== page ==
Although this blog's name is inspired by Sauti Kubwa ("Big Voice"), the late lead singer of Rumba Japan, a band that played in Nairobi in the early years of this century, it won't focus unduly on Swahili nicknames, rumba music or indeed any other African issues.


Wednesday, 22 September 2010


A message from a solicitor today referred to my "lady wife". Normally, I would regard such a phrase - especially coming from a professional man - as embarrassingly twee or excessively formal, and certainly insincere and therefore irritating.

But the solicitor is Asian and so I found it mildly touching. I like the way some other cultures have retained an easy and genuine formality that we have lost.

Some years ago, a Somali junior colleague would routinely address me as "sir". From a Brit, this would have been jocular, mocking, facetious or grovelling. But it wasn't any of those things. It certainly wasn't grovelling; I've never met a Somali who didn't have a quiet assurance and self-confidence that allowed them to deal with almost anyone as an equal.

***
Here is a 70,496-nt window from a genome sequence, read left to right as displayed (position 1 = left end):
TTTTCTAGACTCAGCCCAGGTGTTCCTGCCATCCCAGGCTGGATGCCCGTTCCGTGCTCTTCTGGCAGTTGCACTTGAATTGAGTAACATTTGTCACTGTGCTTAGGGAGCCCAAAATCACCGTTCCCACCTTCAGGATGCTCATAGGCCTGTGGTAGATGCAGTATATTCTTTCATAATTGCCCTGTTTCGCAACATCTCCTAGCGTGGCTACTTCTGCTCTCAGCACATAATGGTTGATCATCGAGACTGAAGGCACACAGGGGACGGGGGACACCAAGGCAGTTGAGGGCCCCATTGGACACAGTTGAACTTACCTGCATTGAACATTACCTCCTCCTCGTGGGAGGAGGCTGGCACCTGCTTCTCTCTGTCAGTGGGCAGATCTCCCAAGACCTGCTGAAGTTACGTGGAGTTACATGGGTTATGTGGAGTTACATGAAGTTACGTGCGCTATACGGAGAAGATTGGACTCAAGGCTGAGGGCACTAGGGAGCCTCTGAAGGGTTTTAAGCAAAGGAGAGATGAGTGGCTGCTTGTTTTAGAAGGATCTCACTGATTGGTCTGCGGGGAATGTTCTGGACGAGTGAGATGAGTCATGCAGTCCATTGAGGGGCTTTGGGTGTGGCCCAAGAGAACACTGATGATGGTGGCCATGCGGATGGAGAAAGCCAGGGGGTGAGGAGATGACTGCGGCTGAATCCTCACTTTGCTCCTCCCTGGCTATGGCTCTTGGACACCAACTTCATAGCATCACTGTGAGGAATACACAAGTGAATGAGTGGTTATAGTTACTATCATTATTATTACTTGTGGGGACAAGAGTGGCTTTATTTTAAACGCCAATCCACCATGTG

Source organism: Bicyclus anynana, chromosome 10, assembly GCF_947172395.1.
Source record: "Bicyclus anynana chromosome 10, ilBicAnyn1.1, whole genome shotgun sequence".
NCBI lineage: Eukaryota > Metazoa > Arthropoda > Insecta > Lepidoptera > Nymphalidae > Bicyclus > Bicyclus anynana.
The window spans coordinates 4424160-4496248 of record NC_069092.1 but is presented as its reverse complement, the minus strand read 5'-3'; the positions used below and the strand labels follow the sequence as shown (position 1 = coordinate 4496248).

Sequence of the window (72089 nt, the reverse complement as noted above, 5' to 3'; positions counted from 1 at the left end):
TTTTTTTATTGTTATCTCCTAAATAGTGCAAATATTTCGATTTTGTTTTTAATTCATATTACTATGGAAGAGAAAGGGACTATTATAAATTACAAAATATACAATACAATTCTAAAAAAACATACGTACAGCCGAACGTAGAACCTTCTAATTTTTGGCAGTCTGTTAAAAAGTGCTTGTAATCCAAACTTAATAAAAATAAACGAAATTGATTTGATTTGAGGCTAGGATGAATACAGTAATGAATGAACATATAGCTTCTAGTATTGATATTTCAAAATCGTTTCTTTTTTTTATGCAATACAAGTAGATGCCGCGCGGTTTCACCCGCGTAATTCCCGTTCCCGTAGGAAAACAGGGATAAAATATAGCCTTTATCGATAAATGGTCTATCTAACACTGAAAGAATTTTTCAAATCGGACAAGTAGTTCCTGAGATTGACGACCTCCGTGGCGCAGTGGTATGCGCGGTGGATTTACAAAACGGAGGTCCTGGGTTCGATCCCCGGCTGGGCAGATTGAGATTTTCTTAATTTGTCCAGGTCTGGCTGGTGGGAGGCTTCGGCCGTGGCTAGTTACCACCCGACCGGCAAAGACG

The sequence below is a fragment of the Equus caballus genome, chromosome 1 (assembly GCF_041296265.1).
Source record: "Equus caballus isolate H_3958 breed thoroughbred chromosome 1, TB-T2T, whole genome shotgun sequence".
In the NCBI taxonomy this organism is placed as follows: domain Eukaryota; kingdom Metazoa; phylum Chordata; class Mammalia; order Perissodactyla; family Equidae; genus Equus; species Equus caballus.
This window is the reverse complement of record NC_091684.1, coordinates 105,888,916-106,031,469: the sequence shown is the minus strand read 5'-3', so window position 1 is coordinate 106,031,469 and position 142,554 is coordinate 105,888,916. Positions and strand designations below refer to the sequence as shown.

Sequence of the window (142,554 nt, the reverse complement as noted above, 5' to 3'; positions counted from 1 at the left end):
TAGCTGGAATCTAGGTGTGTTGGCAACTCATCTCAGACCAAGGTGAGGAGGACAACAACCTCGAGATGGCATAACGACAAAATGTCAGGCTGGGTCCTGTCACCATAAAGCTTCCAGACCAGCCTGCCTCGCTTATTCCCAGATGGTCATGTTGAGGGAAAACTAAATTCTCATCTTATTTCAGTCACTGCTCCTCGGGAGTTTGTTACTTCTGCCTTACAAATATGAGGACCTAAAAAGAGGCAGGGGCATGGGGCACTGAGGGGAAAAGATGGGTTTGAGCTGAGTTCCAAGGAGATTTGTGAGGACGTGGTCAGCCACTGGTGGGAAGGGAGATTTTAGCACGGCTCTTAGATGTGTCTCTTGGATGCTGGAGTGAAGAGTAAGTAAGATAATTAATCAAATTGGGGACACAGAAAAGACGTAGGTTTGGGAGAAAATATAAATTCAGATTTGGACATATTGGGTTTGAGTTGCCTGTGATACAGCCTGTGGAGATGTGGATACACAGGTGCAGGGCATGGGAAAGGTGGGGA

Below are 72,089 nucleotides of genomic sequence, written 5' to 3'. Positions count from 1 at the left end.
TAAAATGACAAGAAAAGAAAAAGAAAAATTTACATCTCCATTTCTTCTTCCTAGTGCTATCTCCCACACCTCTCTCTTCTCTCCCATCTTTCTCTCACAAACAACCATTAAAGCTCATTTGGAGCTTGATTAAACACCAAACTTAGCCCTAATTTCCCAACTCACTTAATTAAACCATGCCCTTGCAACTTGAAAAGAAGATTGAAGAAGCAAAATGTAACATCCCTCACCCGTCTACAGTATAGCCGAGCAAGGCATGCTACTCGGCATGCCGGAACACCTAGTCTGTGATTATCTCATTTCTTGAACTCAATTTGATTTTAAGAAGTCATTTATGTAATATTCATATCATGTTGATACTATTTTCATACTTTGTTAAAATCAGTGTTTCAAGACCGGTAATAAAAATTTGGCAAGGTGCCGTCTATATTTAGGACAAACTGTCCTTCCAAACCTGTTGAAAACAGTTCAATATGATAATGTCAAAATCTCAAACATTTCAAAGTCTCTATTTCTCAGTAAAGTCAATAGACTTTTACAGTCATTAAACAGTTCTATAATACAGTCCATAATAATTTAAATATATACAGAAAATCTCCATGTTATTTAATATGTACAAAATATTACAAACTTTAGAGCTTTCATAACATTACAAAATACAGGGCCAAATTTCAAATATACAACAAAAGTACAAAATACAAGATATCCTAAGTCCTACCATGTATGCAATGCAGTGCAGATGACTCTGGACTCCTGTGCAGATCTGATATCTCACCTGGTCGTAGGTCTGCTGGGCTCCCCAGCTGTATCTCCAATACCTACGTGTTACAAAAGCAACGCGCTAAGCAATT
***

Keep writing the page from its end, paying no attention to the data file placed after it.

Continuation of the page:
The westernised sections of Kenyan society broadly follow a British standard in these matters; perhaps favouring a slightly more formal style, for example in the dress code for the business sector.

But in Ghana, I was flummoxed for a while as they seemed to have only two modes - extreme formality and uninhibited, exuberant informality - and the same individual could switch between the two states very easily and quickly.

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